3 Red Flags to Look out for in CRO Job Descriptions Posted on December 28, 2020
The role of Chief Revenue Officer remains a conundrum in today’s B2B world. CROs are inherently disruptive hires that bring a permeating impact on vital business functions. As such, getting this hire wrong is as malignant as getting it right is fortuitous.
The core misperception among CEOs is that CROs are Sales Leaders.
90% of CROs today are hired – mistakenly – as de facto Heads of Sales. This misperception has profound and hidden, negative implications for B2B companies. Unfortunately, it’s all too common.
2020 was by no stretch an extremely unusual year that brought about some unique opportunities for B2B companies looking to add to their C suite. Given the new ‘open market’ resulting from at-home work requirements, the CRO candidate pool became much wider. Which in a way exacerbated this mis-hiring issue. More senior-level sales leader talent available in the market has resulted in even less scrutiny on the role itself.
So, it makes sense that when hiring a CRO, critical attention needs to be placed on understanding the impact and purpose of the role before posting a job opening to find candidates.
An analysis of last years’ most prominent job postings for Chief Revenue Officers reveals the extent of this misperception.
The inquiry revealed 3 Key Red Flags that show how B2B companies are missing the mark in their CRO appointment.
1. The Ambiguous Role Description
I see this often, as the screengrab below illustrates. Companies actually post listings for ‘SVP or EVP Sales / CRO’ in the main descriptive title. This title equivocation displays a lack of certainty as to what the role is. It also indicates that the company may be signaling to new hires that the CRO title is up for grabs – to appeal to ‘title-cravers’. This sort of ambiguity indicates a perception of the CRO role as sales-focused – and frankly, in my opinion, this company should simply remove the CRO title from the description and just double-down on a sales leadership role as the target.
2. An over-emphasis on Sales-related functions and responsibilities
Companies who have invested time in detailing the actual job requirements tend to bury their true intentions and misperceptions in the descriptive language. As you can see in the below screengrab, this company almost exclusively requires its CRO to be focused on sales-oriented responsibilities. A frequent overuse of the word ‘sales’ in any CRO job description is a red flag, and if the use of the words ‘sales’, ‘selling’ or ‘sales management’ seem overly pervasive, I’d bet that this is really a call for a Sales Leader and not a true CRO. Or, its an indication that the hiring company really does not understand what a CRO really does and is in fact actually looking for someone to lead their sales efforts.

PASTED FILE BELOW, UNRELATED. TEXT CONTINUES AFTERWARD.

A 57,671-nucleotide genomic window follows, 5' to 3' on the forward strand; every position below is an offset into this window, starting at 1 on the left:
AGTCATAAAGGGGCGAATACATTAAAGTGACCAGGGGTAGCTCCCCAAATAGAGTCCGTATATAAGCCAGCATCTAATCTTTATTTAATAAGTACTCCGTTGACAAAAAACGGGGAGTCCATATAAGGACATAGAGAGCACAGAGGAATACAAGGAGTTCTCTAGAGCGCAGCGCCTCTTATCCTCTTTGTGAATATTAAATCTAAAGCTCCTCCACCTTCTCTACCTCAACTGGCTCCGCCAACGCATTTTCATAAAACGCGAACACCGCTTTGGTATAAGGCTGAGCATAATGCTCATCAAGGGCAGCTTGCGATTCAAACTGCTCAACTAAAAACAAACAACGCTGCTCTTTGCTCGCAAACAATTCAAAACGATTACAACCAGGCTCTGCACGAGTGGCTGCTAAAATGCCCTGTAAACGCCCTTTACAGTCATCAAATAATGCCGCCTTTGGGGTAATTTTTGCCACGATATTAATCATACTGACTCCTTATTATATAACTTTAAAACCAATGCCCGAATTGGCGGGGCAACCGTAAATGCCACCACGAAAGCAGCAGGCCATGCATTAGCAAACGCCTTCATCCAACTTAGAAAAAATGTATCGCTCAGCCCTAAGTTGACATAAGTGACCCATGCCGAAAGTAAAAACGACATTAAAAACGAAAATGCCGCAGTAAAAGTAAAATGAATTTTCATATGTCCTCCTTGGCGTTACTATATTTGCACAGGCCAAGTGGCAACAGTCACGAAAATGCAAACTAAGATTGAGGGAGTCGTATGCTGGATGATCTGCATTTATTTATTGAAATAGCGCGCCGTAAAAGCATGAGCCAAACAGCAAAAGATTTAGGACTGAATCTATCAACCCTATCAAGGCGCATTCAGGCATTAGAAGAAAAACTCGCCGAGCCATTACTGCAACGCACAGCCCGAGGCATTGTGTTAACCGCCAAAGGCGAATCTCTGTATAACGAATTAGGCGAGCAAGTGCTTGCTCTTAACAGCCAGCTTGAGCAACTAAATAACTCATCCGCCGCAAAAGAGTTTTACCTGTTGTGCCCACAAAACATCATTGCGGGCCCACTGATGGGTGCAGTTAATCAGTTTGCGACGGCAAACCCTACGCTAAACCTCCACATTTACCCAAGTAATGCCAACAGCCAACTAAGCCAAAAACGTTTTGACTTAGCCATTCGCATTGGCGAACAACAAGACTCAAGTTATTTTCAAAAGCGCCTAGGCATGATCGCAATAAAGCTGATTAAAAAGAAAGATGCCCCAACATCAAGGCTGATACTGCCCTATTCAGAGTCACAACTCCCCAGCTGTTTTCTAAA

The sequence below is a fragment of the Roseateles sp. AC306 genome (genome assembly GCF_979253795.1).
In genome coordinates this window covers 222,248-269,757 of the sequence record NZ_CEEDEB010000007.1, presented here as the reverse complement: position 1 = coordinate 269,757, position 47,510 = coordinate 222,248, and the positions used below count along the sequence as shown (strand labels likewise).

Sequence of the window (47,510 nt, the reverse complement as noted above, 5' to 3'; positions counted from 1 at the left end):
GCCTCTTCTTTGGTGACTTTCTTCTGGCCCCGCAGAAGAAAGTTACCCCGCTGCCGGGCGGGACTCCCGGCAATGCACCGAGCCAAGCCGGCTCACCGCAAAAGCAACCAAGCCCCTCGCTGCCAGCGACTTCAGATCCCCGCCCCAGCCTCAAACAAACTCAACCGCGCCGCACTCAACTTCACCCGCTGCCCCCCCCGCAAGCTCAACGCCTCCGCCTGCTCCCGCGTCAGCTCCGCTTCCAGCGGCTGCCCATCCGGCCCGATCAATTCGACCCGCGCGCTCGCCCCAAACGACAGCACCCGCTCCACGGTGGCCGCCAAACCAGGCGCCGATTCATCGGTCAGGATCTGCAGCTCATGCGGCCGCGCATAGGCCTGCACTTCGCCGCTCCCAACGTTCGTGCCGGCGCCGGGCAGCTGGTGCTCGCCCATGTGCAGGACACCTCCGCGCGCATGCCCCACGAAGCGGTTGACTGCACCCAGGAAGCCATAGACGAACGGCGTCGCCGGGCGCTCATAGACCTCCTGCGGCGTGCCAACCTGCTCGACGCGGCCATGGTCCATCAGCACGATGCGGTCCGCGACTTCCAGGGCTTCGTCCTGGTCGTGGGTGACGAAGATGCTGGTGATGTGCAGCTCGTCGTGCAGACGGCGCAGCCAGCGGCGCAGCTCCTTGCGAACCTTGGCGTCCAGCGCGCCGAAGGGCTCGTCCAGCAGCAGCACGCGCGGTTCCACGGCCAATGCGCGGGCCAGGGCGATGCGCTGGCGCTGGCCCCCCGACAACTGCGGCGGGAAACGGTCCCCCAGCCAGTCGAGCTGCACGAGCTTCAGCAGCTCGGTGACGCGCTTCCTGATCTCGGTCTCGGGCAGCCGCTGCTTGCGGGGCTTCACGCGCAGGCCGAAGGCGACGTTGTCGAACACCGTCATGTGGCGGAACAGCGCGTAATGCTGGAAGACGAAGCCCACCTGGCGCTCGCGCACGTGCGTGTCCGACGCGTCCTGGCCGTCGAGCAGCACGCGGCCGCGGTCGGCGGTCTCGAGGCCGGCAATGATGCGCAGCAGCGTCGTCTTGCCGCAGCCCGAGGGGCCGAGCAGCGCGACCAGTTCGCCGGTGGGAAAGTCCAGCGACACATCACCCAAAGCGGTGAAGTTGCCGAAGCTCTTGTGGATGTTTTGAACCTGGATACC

These types of postings also include other sales-oriented buzzwords like, ‘pipeline management’, ‘revenue growth’, ‘prospecting’, ‘acquisition’, ‘closing’, ‘client-development’, ‘customer-acquisition’, ‘sales function’, ‘business development’, and the like. The description in the example below does make one reference to oversight of marketing, but that’s it. No other supporting language would lead one to perceive this as anything but a sales management role -and that any marketing oversight will be superficial at best. Most of the time, even when these type of job descriptions make veiled references to things like strategy, innovation, product, customer, etc, the predominance of sales related keywords indicate that the candidate is really going to be measured on sales and growth exclusively, which will become the focus of the role. This will inevitably require that the candidate ignore other aspects of the role in order to survive. This issue is a common symptom of companies that do not properly appoint and prepare for a CRO.
3. No references or mentions of Alignment, Revenue Operations, or Inter-Functional oversight.
As the CRO role is at its core a strategic alignment appointment, any good CRO job description should not only make mention of this, but it should be implicitly clear via the use of the terms ‘alignment’, ‘cross-function’, ‘integration’, ‘holistic’, ‘culture’, etc. More direct, the description should also be extremely diligent in making sure that the job requirements include a track record of competence in those skills. The company should also be explicit in setting these expectations. This would remove all ‘sales-only’ focused candidates and better ensure that more diversely competent applicants apply. A CRO role job description should be focused on setting the right tone and message that qualified applicants must have ambitions for holistic leadership and oversight of the sales, marketing and account management (customer success) and be accomplished executives who understand how to manage and lead inter-functional teams and build revenue operations. Most do not. Below is an example of one that, in fact, does this very well.
If you are a CEO currently considering the appointment of a CRO, and any of the red-flags referenced above resonate with you, a simple change of the job description language is not enough.
I’d submit that if this is the case, it’s highly likely that your perception and intended appointment of a CRO may be inaccurate – and that this will have a potentially grave impact on your projections and business plans for the next year.
To learn more about the CRO role and how to successfully appoint one, go to www.thecrocollective.com or contact us at firstname.lastname@example.org.